ISSN: 1391 - 0531
Sunday February 10, 2008
Vol. 42 - No 37
Funday Times - Mahawamsa

A Generous King

By Halaliye Karunathilake
Edited and translated by Niluka De Silva
Illustrated by Saman Kalubowila

~This article is part of a continuing series on the ‘Mahavamsa,’ the recorded chronicle of Sri Lankan history~

1. By the time King Nissankamalla had established himself as the king of Sri Lanka, many had forgotten about Kalinga and Sinhapura. But when this king rose to power, they were referred to often. King Nissankamalla had proclaimed that the ancestors of this country were the people from his motherland. In his inscriptions he had laid down the fact that "One who is not a Buddhist, has no claim to the throne of this country." This reference would have been made, to exclude any claim made by the Cholas, Pandyas and Keralas. King Nissankamalla had been very generous in his donations to all Buddhist activities.

2. It is said that he had given material and money, equal in weight to his own weight. After weighing his queen and son, he had once again donated wealth to equal their weight. All his donations were towards the Buddhist priests, Brahmanas, the disabled, sick and the poor. Different categories of his subjects received land, cloth and jewellery. He had been extra kind to the poor.

3. He had tried his best to reform society. He thought of giving some relief to the people, who were already burdened by excessive taxes. He gave a concessionary period of five years, where they did not have to pay any taxes. Later, he introduced a lenient form of taxation, with the intention of putting a stop to theft and robbery. This king visited most of the places that had a religious significance. 'Adam's Peak' is one such place he visited. After visiting these places, he did something noteworthy, for the people to know that he had visited these places.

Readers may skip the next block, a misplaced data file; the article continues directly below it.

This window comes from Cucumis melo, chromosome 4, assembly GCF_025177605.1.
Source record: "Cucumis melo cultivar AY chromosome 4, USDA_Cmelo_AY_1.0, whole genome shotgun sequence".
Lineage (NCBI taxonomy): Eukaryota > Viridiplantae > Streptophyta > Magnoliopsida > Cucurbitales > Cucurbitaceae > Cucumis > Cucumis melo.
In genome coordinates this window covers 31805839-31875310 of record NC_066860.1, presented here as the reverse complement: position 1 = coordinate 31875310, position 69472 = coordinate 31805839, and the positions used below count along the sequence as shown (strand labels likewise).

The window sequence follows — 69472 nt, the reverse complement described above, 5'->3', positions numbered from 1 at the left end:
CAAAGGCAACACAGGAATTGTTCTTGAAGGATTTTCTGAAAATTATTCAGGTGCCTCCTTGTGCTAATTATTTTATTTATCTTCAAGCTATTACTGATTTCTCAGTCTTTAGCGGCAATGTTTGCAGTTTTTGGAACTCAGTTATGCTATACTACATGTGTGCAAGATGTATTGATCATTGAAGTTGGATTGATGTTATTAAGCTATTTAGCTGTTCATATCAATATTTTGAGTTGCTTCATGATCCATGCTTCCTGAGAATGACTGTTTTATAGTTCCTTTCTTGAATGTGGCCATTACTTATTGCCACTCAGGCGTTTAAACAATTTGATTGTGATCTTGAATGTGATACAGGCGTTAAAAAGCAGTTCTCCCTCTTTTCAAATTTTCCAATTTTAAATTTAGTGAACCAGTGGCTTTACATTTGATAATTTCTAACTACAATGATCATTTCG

4. On one occasion, he went to Ruhuna. There he met the people, spoke to them, and made it clear to them that they should be loyal to the king, just as the people in the other provinces were. He instructed them to be 'law-abiding' citizens. According to certain scholars, King Nissankamalla would have entertained a fear, that the people would rise up in revolt, just like in the time of King Parakramabahu I. To muffle such action, he would have adopted this attitude. This king demarcated a distance of a 'gauva' (approximately two miles) and named it 'Nissanka-Gauva.'

5. Along the main road 'gauva stones' (like milestones) were placed at intervals of a gauva. At important junctions, dining halls were put up to serve food free. He ordered that the indisciplined monks should be forced to leave the 'Order.' But those individuals were supplied with a means of earning a living as a layman. King Nissankamalla gave serious punishments to the wrong-doers.

6. Although books on history record very little about him, we are able to gather a lot of information about this king from his inscriptions. However, his inscriptions have been written in a very flowery language, with a lot of exaggeration. It is these inscriptions that help us to consider him as the sole-ruler of the country then – as they are scattered all over the land.

7. The buildings that King Nissankamalla erected are full of grandeur. He beautified the city of Polonnaruwa. 'Rankot Dagaba' is one of the largest dagabas built by him. It is bigger than all the dagabas built since the 3rd century AD. The 'Vatadage' built near the 'Dalada Maligawa' is a masterpiece of our local art and architecture. 'Nissanka-lata Mandapaya,' which has pillars in the shape of a lotus stalk, is another magnificent structure built by King Nissankamalla.

8. According to certain scholars, Nissankamalla is the first king of a new dynasty – namely the Kalinga Dynasty. Some others believe that Parakramabahu I, is the most important king of that line of kings. But when we analyse the facts, we realise that there is some truth in identifying Nissankamalla as a Kalinga ruler, because he had been born in Kalinga. But as for Parakramabahu 1, he was born and bred here. Therefore, he should be considered a Sri Lankan king.


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